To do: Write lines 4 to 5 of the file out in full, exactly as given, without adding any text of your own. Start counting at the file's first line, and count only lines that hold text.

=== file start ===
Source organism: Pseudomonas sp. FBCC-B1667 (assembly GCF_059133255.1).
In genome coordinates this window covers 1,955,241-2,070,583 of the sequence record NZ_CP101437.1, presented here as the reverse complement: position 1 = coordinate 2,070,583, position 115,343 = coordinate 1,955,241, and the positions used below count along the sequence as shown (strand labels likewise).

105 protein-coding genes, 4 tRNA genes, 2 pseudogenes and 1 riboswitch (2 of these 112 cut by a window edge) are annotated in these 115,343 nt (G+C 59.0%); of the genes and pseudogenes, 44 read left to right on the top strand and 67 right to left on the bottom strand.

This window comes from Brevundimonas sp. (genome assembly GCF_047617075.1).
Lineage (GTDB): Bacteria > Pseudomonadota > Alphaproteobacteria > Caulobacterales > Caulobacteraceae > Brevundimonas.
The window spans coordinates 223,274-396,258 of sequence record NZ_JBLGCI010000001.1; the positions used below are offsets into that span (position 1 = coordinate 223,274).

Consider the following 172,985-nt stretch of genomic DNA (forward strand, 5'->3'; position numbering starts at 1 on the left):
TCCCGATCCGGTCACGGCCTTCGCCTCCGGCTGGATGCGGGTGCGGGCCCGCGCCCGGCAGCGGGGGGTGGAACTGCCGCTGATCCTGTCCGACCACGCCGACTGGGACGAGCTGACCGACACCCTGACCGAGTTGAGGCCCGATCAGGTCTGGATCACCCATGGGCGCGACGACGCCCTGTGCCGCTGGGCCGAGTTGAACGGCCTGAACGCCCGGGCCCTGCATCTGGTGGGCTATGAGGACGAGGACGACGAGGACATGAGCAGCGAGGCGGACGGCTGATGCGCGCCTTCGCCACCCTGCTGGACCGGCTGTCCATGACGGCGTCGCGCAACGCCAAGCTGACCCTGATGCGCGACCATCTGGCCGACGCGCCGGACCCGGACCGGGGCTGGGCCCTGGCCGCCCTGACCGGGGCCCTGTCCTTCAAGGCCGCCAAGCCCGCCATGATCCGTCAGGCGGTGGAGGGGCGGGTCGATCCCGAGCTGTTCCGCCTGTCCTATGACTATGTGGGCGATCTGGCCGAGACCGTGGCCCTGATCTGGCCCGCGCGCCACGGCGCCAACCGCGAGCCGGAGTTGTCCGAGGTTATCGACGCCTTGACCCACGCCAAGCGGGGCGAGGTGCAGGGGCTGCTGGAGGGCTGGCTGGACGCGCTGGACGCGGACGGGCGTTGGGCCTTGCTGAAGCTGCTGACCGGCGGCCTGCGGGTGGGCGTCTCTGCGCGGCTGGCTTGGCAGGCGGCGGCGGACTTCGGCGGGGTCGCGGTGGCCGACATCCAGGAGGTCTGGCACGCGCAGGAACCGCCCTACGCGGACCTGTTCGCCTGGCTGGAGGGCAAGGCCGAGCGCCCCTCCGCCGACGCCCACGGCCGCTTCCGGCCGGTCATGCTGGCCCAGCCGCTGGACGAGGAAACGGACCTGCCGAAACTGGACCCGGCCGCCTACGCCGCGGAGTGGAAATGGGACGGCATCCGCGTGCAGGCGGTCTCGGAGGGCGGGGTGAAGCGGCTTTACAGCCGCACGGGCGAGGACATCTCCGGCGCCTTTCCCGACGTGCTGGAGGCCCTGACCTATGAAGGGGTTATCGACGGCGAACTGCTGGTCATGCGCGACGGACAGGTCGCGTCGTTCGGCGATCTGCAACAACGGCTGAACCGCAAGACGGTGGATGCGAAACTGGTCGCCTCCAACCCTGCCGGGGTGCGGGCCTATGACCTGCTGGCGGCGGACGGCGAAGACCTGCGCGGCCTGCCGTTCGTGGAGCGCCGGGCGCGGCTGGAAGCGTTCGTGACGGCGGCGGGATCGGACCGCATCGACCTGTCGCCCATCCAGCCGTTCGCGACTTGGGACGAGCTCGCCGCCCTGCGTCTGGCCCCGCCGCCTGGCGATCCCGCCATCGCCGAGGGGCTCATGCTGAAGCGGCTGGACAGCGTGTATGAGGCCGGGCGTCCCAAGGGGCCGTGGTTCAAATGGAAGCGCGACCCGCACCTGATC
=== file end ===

This window comes from Brevundimonas sp. (genome assembly GCF_047617075.1).
Lineage (GTDB): Bacteria > Pseudomonadota > Alphaproteobacteria > Caulobacterales > Caulobacteraceae > Brevundimonas.